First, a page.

Deposed president Hosni Mubarak and his son, Gamal, the onetime heir apparent, are still the most hated men in Egypt, but just behind them is the billionaire industrialist, Ahmed Ezz. Most Americans cannot name the heads of U.S. Steel, ExxonMobil, or IBM, but Egyptians do know Ezz, and many can make the connection between his power and wealth and their own suffering.
Egypt is a culturally conservative society. Young people delay marriage, just like our grandparents and great-grandparents did in the West, until they have spent years saving up to acquire new housing and to fully furnish it. They patiently will buy items like lamps, or dinner settings, one by one, year after year. During my recent stay in Cairo, my friend Morqos Girgis, a young lawyer, explained to me that he and his fiancee have a five-year plan to prepare their new household; they expect to spend $33,000 for an apartment in the Shubra neighborhood, and another $25,000 to furnish it.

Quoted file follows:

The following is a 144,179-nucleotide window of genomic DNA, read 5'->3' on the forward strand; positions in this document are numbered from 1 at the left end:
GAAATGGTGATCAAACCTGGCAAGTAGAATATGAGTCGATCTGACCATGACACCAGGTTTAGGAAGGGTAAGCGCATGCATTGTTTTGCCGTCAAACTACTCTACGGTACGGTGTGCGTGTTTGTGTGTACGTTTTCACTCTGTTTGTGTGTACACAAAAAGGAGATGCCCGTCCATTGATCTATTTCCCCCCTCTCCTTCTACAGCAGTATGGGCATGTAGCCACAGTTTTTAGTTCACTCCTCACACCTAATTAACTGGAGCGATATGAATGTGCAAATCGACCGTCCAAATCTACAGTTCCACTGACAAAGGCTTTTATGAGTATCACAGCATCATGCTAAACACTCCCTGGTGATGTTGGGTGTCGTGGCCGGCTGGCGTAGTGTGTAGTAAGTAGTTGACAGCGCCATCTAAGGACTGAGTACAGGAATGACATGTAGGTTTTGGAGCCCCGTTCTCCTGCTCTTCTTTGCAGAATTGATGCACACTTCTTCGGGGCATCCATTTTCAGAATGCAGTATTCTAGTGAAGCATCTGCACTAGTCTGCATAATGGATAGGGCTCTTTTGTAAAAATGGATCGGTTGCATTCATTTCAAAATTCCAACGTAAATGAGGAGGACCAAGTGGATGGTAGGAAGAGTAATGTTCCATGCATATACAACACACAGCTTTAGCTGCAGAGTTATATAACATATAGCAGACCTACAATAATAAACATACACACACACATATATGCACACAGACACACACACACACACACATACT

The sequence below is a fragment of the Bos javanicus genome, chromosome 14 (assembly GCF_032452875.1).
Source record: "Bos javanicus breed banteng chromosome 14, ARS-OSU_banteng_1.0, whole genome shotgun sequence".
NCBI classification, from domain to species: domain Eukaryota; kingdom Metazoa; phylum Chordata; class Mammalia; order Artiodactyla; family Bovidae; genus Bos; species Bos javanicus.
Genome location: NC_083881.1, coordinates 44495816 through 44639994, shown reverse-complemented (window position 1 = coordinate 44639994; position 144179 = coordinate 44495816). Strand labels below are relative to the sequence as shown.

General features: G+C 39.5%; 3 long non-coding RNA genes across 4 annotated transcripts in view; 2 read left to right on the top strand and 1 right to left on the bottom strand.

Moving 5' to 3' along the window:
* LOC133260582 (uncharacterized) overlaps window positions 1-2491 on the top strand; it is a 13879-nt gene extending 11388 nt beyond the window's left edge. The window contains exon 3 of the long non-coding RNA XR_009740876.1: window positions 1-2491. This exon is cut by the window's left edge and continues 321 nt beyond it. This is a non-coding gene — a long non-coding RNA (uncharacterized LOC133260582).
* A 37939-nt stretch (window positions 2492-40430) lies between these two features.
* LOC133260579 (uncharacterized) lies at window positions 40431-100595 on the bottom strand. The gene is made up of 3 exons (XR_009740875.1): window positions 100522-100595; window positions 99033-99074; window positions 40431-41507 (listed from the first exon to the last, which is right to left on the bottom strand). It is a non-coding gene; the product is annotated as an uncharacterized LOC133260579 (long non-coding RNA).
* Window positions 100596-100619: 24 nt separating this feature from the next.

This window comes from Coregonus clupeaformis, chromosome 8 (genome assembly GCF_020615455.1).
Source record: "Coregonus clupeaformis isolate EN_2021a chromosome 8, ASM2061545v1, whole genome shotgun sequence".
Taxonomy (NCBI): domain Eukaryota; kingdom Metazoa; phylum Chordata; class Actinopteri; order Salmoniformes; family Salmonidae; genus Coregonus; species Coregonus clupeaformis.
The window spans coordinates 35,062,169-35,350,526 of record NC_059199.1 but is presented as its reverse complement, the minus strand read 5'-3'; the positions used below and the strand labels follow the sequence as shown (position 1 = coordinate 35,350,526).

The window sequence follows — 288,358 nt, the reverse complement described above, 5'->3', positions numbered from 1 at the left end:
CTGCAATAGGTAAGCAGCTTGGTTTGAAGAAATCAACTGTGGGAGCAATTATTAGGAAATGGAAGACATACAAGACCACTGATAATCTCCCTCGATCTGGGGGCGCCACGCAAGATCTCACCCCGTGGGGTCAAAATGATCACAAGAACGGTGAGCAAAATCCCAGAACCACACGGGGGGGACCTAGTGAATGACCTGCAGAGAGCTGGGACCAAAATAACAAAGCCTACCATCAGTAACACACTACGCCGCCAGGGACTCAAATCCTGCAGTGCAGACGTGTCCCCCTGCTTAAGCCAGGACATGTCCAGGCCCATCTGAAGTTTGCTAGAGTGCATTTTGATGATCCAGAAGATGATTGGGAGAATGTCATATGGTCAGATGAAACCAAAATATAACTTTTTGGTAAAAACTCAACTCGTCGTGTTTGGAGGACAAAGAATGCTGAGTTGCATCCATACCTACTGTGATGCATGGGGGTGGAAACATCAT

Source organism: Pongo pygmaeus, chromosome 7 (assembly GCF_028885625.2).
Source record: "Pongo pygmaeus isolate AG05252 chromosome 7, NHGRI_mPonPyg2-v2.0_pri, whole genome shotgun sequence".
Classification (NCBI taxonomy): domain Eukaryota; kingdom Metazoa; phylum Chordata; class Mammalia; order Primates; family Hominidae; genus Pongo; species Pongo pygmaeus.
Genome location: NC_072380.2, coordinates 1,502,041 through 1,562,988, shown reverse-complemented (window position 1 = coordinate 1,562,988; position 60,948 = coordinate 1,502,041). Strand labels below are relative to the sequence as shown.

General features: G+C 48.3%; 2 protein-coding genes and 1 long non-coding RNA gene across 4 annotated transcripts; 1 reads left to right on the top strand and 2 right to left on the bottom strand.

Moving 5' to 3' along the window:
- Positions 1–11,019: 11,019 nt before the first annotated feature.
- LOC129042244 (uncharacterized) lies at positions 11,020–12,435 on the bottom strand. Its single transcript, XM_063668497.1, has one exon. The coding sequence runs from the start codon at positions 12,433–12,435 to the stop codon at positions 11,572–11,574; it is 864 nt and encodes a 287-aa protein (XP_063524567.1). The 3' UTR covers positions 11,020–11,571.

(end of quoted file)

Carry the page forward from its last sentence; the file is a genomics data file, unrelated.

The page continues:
In a good month, Morqos (his first name means Mark) may earn $1300. He and his fiancee keep their expenses down by continuing to live with their respective parents, but they will still need to save at a superhuman level to be able to marry before they are 30.
Ahmed Ezz was the head of the Ezz-Dekhela Group, a government-protected near monopoly that by one estimate controlled 60 per cent of the steel rebar business in Egypt. Morqos explained: “Ezz maintained artificially high prices for his steel, which raised the cost of housing. So we have to wait much longer to marry than our parents and grandparents did.”
Morqos added that Ezz did not keep a low profile during the Mubarak era. “Ezz was a visible, outspoken member of parliament,” he said. “He made it clear he had contempt for the Egyptian people, that he felt he was better than we are.”
In September, Ahmed Ezz was sentenced to 10 years in prison for corruption.
A century ago, during the Progressive Era, Americans challenged the large business corporations that damaged their lives. Today, there was scarcely a whisper of criticism in the United States until the Occupy Wall Street movement, which credited Tahrir Square as one of its inspirations. The revolutions in Egypt and in the Arab world are having an impact beyond their borders.